• Pattern literacy is where science and creativity meet to inform us about ecology and its inherent beauty and complexity.
• The story of geology, water, plants, and animals is all related.
• Mountains are tracks of plate tectonics, and the San Andreas Fault has informed the geology of where we are.
• Patterns of weather are in turn influenced by geology.
• Topography and weather make our area one of the 7 hotspots of biodiversity on the planet.

• Biological diversity equals cultural diversity.
• When you lose the relationship between land and water, you lose the language and culture of the people who lived there.
• California was highly managed by native people through harvesting and tending the land for food and diversity.
• There is a huge contrast between the culture of resource extraction and then later the conservation ideology of no intervention with land and plants—hence the build up of trees that have become fuel for the recent fires. We need to be intentional in our interventions.
• Early societies that combined agriculture and hunting/gathering together had a rich diet of high protein and promoted the local biodiversity.
• California has highest number of endangered species partly because we have many species endemic to California.
• Landscapes are getting fragmented which puts stress on the plants and animals in the populations.
• Sonoma Co. is 85% privately owned.
• Michael Soule has done work on “islands of habitat” which can lead to a loss of biodiversity.

Why Tracking?
• Breaks in the pattern gives us new information and the story becomes rich.
• Tracking gives us a sense of place—where you live and knowing where you live.
• Salmon returning to natal tributaries and are able to travel up to 7,000 miles and return years later.
• Each animal has a story to tell—become in relationship with any species, create habitat wherever you are.
• Beavers are starting to return. If you see any beaver anywhere, be sure to notify a wildlife organization.
• Beavers created dams that helped replenish the ground water.
• Bears are in Sonoma County. Coastal California had the most grizzlies anywhere and now they don’t exist in California.
• Both bears and salmons are keystone species—the loss of either would cause disproportionate damage.
• Anadromous Nutrient Cycle–anadromous means the ability to live in salt and breed in fresh water.
• Bears eat salmon, and when they are plentiful, they eat only the heads and then spread the fish bodies in the forest. Other animals come and then the breakdown goes into the nutrition of the trees.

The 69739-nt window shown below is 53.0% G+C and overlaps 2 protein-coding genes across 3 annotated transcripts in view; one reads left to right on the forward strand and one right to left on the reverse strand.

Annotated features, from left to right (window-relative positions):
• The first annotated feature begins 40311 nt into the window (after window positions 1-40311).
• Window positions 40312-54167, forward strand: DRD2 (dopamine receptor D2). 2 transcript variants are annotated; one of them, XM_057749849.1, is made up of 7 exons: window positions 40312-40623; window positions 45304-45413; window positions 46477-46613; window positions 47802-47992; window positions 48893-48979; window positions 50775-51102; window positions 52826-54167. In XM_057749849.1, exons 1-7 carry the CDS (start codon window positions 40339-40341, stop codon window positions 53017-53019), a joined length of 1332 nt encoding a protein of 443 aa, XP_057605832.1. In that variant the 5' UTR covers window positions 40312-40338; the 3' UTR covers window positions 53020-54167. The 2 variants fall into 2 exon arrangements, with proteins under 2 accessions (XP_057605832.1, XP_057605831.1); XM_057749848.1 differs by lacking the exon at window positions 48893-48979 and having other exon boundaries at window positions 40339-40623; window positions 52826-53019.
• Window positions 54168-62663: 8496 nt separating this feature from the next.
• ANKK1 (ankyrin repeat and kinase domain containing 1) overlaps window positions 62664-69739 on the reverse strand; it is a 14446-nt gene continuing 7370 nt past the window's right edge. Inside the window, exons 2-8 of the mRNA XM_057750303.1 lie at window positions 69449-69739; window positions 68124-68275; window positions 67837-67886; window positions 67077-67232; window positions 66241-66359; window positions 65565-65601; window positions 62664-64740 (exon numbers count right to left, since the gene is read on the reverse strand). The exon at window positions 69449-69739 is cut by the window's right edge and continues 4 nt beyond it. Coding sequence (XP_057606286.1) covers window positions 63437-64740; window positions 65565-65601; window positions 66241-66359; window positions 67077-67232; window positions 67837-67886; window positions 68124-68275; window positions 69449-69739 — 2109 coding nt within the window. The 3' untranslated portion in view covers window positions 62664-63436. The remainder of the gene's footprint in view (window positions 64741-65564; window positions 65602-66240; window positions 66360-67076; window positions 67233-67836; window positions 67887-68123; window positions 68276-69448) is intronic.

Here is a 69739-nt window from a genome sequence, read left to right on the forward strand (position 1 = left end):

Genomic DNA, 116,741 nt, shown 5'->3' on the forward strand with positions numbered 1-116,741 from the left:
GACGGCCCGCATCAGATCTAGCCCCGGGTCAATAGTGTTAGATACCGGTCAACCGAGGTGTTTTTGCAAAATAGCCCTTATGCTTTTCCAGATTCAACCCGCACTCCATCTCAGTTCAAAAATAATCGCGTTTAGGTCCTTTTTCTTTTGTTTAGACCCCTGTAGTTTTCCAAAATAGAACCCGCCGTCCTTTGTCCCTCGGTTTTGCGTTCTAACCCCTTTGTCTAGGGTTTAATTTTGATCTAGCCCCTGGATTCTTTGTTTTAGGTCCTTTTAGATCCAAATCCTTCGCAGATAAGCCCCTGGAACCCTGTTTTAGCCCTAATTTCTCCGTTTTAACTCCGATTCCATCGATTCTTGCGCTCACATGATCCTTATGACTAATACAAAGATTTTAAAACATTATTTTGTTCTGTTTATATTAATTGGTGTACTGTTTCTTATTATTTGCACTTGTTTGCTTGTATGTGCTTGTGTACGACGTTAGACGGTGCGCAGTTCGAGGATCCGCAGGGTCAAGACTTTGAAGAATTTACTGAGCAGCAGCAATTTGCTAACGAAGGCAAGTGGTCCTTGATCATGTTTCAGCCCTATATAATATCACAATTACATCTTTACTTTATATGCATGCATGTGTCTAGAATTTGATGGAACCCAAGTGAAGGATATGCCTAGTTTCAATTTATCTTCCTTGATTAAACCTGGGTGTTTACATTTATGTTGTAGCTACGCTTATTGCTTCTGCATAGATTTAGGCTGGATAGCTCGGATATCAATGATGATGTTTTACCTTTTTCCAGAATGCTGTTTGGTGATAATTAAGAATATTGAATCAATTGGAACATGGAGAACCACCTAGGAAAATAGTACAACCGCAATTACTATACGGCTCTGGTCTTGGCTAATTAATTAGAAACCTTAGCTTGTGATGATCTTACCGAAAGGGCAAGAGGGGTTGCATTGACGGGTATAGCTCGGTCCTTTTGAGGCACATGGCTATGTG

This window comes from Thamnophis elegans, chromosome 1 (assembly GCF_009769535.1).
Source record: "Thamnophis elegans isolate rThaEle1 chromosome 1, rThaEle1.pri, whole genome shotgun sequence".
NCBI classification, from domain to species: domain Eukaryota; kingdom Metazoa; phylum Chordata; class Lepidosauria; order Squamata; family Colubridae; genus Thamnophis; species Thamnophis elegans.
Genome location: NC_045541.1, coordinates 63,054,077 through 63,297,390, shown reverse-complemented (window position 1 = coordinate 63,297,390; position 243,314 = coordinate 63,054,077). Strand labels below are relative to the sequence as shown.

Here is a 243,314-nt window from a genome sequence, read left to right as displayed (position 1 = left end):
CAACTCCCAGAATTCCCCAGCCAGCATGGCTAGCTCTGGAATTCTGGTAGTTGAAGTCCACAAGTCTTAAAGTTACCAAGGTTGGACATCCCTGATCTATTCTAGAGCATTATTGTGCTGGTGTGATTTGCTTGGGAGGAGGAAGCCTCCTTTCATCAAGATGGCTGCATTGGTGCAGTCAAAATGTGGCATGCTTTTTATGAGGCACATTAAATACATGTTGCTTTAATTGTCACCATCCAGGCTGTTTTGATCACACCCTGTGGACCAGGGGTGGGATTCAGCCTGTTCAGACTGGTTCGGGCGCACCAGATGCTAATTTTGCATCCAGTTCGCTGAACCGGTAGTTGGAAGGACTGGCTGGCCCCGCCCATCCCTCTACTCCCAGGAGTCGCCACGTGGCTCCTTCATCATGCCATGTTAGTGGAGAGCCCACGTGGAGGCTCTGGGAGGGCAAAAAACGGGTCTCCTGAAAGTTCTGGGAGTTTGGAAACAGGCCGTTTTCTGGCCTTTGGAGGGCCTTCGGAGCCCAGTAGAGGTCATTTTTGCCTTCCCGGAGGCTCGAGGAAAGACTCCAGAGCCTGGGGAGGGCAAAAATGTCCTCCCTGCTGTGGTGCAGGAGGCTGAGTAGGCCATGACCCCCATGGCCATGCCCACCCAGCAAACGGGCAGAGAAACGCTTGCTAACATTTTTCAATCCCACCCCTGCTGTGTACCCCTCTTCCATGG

• Scientists have found marine isotopes in the core samples of trees because of this interrelationship.
• Humans and bears deeply intertwined in stories and shape shifting—humans have watched the bears to learn about what plants to eat for medicines as another example of the deep connections between people and nature.

Books Meghan recommended for further exploration of these topics.
1. On Trails: An Exploration by Robert Moor
2. Tending the Wild: Native American Knowledge and Management of California Resources by Kat Anderson
3. 1491: New Revelations of the Americas Before Columbus by Charles Mann
4. Enduring Seeds: Native American Agriculture and Wild Plant Conservation by Gary Paul Nabham
5. The Fish in the Forest: Salmon and the Web of Life by Dale Stokes

–Carol Henderson

Meghan Walla-Murphy

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Sonoma County Seed Swap 2019 happens Tuesday Feb. 12!

Tuesday Feb. 12. 7-8:30pm

Bring seed you have saved, excess commercial seed, plants and resources to share. Label your seed with date & details. You don’t have to bring seeds to participate.

Sonoma County Seed Swap Feb. 12, 2019

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You are invited to our Grange Holiday Party on Tues, Dec. 18!

Grange holiday party


Let us celebrate all the good work that has happened at our Hall this year and enjoy each other’s company with a night full of good food, laughter, music, and maybe some magic too, on Tuesday, Dec. 18.

We’ll have live music by local band “The Sebtown Strutters”, great food, fun crafts, and more!

We will have our Granger gift raffle table if you would like to bring something to contribute , although not necessary at all. Each Granger will receive a raffle ticket and have a chance of winning something special to take home.

Bring a dish to share, a beverage, and some festive attire. The Grange will provide lasagne, turkey, and Wild Flour bread.

Potluck starts at 6🍾

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The Sebastopol Grange is grateful for the opportunity to support…

The Sebastopol Grange is grateful for the opportunity to support the California Homemakers Assn in providing holiday food baskets for domestic workers, farm workers, and service workers struggling to make ends meet during the holiday season.

Thank you letter from CA Homemakers Assn

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West County Craft Faire, Sat & Sun, Nov 17 & 18

Grange craft fair